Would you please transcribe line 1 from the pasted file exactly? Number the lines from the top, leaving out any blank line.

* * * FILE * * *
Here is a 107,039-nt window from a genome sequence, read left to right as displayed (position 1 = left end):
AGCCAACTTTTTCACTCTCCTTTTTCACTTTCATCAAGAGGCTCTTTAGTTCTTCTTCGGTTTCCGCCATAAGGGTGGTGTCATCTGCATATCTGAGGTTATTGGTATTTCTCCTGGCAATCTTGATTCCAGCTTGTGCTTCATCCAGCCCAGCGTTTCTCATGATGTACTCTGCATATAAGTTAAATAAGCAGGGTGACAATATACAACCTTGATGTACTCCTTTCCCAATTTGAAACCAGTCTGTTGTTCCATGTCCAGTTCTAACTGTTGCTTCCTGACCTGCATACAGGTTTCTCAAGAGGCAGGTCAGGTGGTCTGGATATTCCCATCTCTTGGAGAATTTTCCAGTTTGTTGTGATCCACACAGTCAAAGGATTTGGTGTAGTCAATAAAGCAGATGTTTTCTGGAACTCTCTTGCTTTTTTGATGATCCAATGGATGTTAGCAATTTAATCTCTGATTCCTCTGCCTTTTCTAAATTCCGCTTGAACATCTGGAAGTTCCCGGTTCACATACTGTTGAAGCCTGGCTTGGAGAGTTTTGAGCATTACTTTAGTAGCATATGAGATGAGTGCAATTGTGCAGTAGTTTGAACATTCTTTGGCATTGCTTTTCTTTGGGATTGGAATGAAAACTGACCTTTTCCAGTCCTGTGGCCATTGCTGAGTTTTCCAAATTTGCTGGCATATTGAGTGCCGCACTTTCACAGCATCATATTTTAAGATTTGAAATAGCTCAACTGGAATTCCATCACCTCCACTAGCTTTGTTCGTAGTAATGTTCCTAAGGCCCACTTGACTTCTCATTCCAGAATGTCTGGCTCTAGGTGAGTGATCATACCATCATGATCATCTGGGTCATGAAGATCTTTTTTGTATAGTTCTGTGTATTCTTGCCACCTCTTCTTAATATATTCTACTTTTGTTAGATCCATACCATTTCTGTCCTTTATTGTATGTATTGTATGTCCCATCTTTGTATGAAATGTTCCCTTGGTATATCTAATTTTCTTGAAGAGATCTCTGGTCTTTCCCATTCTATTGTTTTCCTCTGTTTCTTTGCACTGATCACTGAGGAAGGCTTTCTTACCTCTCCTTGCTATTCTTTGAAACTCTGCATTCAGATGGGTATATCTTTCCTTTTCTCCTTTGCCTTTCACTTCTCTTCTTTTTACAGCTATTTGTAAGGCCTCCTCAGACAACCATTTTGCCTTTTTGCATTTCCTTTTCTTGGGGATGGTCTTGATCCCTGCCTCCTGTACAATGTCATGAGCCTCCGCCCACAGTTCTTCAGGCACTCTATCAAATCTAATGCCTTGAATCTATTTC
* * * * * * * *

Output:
Here is a 107,039-nt window from a genome sequence, read left to right as displayed (position 1 = left end):